The Flemish public broadcaster VRT will be responsible for making sure its news and current affairs coverage is strictly neutral under a new agreement.
The VRT is governed by the Flemish government through its management board, based on a five-year management agreement. The latest agreement was presented to the public yesterday.
The new agreement comes after months of soul-searching within the organisation, as a result of a number of damaging reports that were critical of management, for example in the matter of employing outside contractors and producers.
The agreement sets out the direction for the broadcaster for the next five years, in areas such as digital coverage, in particular via the video platform VRT.NU and the news website VRT NWS.
The document also imposes some restrictions on the broadcaster, for example regarding expensive rights to sporting competitions, which will now be left to the private sector. And regarding transparency around the terms of the contracts offered to on-screen presenters, known in the field as ‘talent’.
But the most striking new condition in the new agreement relates to neutrality in news and current affairs coverage. And here, the VRT is ordered to put its own house in order.
This aspect of the agreement comes directly from N-VA, now the biggest party in the Flemish government, and a long-time critic of what it sees as bias in the VRT’s coverage, particularly in discussion and debate programmes rather than straight news.
The document says the VRT has to “lend its cooperation in the monitoring of its impartiality,” although no mechanism is specified. One option is to extend the service provided by the university of Antwerp, where the Electronic News Archive has since 2003 recorded every early evening news broadcast of the VRT and commercial channel VTM, which are then coded and can be analysed on the basis of a variety of criteria, such as the number of times women are interviewed compared to men, the representation of ethnic minorities and so on.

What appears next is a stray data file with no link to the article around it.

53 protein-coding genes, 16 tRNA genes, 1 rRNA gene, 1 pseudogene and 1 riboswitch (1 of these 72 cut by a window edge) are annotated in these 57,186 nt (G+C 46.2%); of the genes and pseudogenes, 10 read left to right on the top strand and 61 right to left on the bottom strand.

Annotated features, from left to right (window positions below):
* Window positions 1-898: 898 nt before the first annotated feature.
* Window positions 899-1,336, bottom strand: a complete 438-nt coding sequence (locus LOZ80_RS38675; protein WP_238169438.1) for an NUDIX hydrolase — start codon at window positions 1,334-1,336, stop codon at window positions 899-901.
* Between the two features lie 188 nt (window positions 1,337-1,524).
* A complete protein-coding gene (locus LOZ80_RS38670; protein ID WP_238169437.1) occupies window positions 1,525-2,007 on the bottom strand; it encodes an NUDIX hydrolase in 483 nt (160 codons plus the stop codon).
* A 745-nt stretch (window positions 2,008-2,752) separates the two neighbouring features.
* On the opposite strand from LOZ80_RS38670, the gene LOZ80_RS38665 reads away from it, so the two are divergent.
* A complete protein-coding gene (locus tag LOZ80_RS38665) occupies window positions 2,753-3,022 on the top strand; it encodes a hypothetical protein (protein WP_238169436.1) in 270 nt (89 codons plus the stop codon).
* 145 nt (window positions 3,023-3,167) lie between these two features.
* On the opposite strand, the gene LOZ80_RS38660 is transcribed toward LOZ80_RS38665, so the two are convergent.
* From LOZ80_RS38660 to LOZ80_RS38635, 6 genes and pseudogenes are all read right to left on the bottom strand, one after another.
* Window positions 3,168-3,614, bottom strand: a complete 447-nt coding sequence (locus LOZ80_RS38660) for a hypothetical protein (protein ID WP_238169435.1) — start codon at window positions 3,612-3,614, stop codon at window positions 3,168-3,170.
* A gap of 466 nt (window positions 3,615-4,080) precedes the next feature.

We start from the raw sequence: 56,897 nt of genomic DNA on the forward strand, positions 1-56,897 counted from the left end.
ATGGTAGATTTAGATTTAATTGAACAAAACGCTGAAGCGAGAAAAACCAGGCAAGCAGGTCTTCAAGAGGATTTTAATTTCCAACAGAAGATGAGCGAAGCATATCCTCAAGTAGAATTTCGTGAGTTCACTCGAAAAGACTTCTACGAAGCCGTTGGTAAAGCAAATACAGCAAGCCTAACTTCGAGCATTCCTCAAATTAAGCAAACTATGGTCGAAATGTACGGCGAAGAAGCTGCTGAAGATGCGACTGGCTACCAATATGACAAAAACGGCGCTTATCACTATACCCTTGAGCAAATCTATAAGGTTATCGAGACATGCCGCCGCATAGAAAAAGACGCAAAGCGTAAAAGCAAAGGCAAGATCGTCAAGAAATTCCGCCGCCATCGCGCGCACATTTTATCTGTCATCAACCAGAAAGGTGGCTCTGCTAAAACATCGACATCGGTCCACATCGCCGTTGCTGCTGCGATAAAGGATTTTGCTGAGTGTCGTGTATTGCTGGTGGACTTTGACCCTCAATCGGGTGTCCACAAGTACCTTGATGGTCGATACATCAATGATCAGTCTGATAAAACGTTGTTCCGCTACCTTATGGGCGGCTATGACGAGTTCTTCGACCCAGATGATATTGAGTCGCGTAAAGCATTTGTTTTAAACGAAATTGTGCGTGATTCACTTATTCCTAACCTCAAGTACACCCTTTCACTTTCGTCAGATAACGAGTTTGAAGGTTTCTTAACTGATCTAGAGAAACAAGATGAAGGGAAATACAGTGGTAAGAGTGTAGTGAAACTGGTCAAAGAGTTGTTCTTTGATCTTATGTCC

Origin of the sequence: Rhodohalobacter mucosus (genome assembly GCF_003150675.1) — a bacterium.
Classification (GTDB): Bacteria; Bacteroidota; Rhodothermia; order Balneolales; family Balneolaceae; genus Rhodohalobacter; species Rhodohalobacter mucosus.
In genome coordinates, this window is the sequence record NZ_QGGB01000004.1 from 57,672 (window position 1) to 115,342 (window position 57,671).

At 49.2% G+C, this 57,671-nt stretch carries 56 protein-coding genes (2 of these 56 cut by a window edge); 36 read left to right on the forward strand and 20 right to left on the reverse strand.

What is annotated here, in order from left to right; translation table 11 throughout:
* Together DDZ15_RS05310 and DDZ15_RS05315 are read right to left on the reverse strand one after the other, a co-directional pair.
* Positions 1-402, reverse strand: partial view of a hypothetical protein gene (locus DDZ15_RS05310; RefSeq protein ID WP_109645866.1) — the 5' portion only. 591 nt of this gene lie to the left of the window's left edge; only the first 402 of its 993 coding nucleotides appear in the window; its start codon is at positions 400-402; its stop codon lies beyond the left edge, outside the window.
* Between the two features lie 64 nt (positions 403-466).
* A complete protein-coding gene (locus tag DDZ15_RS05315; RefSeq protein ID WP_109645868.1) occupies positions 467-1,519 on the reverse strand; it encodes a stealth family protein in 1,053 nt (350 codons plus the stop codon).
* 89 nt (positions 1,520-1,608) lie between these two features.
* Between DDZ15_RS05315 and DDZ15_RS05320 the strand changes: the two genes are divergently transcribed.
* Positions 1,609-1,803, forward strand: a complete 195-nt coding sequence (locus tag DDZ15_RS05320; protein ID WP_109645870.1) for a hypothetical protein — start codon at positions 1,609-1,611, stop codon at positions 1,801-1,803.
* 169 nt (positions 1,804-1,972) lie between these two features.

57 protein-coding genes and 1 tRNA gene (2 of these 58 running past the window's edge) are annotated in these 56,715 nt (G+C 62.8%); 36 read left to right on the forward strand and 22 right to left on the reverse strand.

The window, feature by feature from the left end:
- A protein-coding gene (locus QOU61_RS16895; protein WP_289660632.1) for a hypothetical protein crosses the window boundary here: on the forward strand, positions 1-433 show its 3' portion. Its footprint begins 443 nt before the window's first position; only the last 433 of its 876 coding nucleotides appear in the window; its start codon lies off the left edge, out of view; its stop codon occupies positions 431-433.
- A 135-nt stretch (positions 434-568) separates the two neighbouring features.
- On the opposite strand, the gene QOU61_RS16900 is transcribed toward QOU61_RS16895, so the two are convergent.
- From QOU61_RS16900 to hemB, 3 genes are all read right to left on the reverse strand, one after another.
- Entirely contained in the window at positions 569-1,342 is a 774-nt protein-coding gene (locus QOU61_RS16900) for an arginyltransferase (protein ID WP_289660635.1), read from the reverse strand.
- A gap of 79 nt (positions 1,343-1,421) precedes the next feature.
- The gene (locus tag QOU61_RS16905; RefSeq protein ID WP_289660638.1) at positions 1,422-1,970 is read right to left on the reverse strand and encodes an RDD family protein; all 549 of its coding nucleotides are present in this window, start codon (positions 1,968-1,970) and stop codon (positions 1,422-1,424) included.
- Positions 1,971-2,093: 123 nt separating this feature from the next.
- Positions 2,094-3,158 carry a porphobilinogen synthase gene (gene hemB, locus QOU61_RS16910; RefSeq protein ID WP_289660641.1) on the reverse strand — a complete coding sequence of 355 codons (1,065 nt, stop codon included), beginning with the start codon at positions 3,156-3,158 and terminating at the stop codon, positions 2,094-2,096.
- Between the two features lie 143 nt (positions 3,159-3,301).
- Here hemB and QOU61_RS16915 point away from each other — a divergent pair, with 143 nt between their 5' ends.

For opposition Groen, the demand creates a sense of mistrust in the public broadcaster, member of parliament Elisabeth Meuleman told De Morgen.
“It goes without saying that there should be more control over expenditure at the VRT, after the damaging audits. But that pendulum must not swing too far. Certainly not when it comes to substantive interference,” she said.
According to Meuleman, it will be extremely difficult to judge whether the public broadcaster is working impartially. “What do you do with climate deniers and anti-vaxxers, for example?”
Katia Segers is professor of media studies at the VUB, but also a member of parliament for socialist party sp.a. She pointed out that research has shown the VRT to be suitably impartial.
“What is the problem then, I wonder? The explicit focus on ‘neutrality’ only hampers, and even intimidates, the workings of the editorial team, and threatens to be detrimental in the long term,” she said.
The official view within the VRT, according to new CEO Frederik Delaplace, is that there is no problem. The idea that a public broadcaster should be strictly neutral is a good thing.
“We are absolutely not afraid of this. We are quite certain that we are at least as impartial as the commercial media companies,” he said.
The Brussels Times